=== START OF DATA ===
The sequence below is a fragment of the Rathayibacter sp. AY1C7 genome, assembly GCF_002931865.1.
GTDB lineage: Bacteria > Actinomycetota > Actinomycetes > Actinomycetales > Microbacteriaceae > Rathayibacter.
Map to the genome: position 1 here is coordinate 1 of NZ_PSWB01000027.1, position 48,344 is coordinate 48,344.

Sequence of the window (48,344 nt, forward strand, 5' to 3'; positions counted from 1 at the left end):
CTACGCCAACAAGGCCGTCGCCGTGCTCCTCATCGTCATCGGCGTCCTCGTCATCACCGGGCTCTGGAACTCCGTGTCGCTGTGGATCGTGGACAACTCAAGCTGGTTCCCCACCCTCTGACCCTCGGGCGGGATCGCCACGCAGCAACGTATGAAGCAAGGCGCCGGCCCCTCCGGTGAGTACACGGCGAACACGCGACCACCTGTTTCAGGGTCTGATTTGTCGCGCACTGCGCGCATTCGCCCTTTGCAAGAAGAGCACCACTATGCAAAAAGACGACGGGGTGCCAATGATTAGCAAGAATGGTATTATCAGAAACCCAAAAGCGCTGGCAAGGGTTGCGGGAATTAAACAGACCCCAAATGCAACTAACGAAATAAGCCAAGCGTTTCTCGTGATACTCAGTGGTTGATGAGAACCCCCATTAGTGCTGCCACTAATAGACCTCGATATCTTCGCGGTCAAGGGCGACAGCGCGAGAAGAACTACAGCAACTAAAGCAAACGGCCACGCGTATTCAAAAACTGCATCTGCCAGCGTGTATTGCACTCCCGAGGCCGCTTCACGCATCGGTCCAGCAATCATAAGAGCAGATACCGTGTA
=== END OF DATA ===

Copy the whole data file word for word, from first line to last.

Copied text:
The sequence below is a fragment of the Rathayibacter sp. AY1C7 genome, assembly GCF_002931865.1.
GTDB lineage: Bacteria > Actinomycetota > Actinomycetes > Actinomycetales > Microbacteriaceae > Rathayibacter.
Map to the genome: position 1 here is coordinate 1 of NZ_PSWB01000027.1, position 48,344 is coordinate 48,344.

Sequence of the window (48,344 nt, forward strand, 5' to 3'; positions counted from 1 at the left end):
CTACGCCAACAAGGCCGTCGCCGTGCTCCTCATCGTCATCGGCGTCCTCGTCATCACCGGGCTCTGGAACTCCGTGTCGCTGTGGATCGTGGACAACTCAAGCTGGTTCCCCACCCTCTGACCCTCGGGCGGGATCGCCACGCAGCAACGTATGAAGCAAGGCGCCGGCCCCTCCGGTGAGTACACGGCGAACACGCGACCACCTGTTTCAGGGTCTGATTTGTCGCGCACTGCGCGCATTCGCCCTTTGCAAGAAGAGCACCACTATGCAAAAAGACGACGGGGTGCCAATGATTAGCAAGAATGGTATTATCAGAAACCCAAAAGCGCTGGCAAGGGTTGCGGGAATTAAACAGACCCCAAATGCAACTAACGAAATAAGCCAAGCGTTTCTCGTGATACTCAGTGGTTGATGAGAACCCCCATTAGTGCTGCCACTAATAGACCTCGATATCTTCGCGGTCAAGGGCGACAGCGCGAGAAGAACTACAGCAACTAAAGCAAACGGCCACGCGTATTCAAAAACTGCATCTGCCAGCGTGTATTGCACTCCCGAGGCCGCTTCACGCATCGGTCCAGCAATCATAAGAGCAGATACCGTGTA